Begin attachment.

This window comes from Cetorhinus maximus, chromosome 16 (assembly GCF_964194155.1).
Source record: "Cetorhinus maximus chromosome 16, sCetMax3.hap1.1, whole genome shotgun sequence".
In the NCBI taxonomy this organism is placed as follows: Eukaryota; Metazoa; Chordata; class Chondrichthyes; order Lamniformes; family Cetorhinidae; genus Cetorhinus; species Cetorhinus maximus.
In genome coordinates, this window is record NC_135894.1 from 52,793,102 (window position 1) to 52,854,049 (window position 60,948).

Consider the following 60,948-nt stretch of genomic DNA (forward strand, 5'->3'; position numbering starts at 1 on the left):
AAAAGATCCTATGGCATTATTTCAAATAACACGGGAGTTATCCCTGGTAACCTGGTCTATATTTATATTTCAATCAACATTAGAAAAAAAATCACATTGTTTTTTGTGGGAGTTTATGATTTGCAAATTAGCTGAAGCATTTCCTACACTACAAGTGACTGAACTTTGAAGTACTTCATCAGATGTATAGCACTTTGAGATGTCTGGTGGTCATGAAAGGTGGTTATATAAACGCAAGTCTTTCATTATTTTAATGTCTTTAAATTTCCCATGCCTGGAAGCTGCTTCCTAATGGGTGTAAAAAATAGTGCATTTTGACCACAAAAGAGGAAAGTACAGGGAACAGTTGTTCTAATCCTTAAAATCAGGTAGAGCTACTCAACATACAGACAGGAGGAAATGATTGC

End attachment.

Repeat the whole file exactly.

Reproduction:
This window comes from Cetorhinus maximus, chromosome 16 (assembly GCF_964194155.1).
Source record: "Cetorhinus maximus chromosome 16, sCetMax3.hap1.1, whole genome shotgun sequence".
In the NCBI taxonomy this organism is placed as follows: Eukaryota; Metazoa; Chordata; class Chondrichthyes; order Lamniformes; family Cetorhinidae; genus Cetorhinus; species Cetorhinus maximus.
In genome coordinates, this window is record NC_135894.1 from 52,793,102 (window position 1) to 52,854,049 (window position 60,948).

Consider the following 60,948-nt stretch of genomic DNA (forward strand, 5'->3'; position numbering starts at 1 on the left):
AAAAGATCCTATGGCATTATTTCAAATAACACGGGAGTTATCCCTGGTAACCTGGTCTATATTTATATTTCAATCAACATTAGAAAAAAAATCACATTGTTTTTTGTGGGAGTTTATGATTTGCAAATTAGCTGAAGCATTTCCTACACTACAAGTGACTGAACTTTGAAGTACTTCATCAGATGTATAGCACTTTGAGATGTCTGGTGGTCATGAAAGGTGGTTATATAAACGCAAGTCTTTCATTATTTTAATGTCTTTAAATTTCCCATGCCTGGAAGCTGCTTCCTAATGGGTGTAAAAAATAGTGCATTTTGACCACAAAAGAGGAAAGTACAGGGAACAGTTGTTCTAATCCTTAAAATCAGGTAGAGCTACTCAACATACAGACAGGAGGAAATGATTGC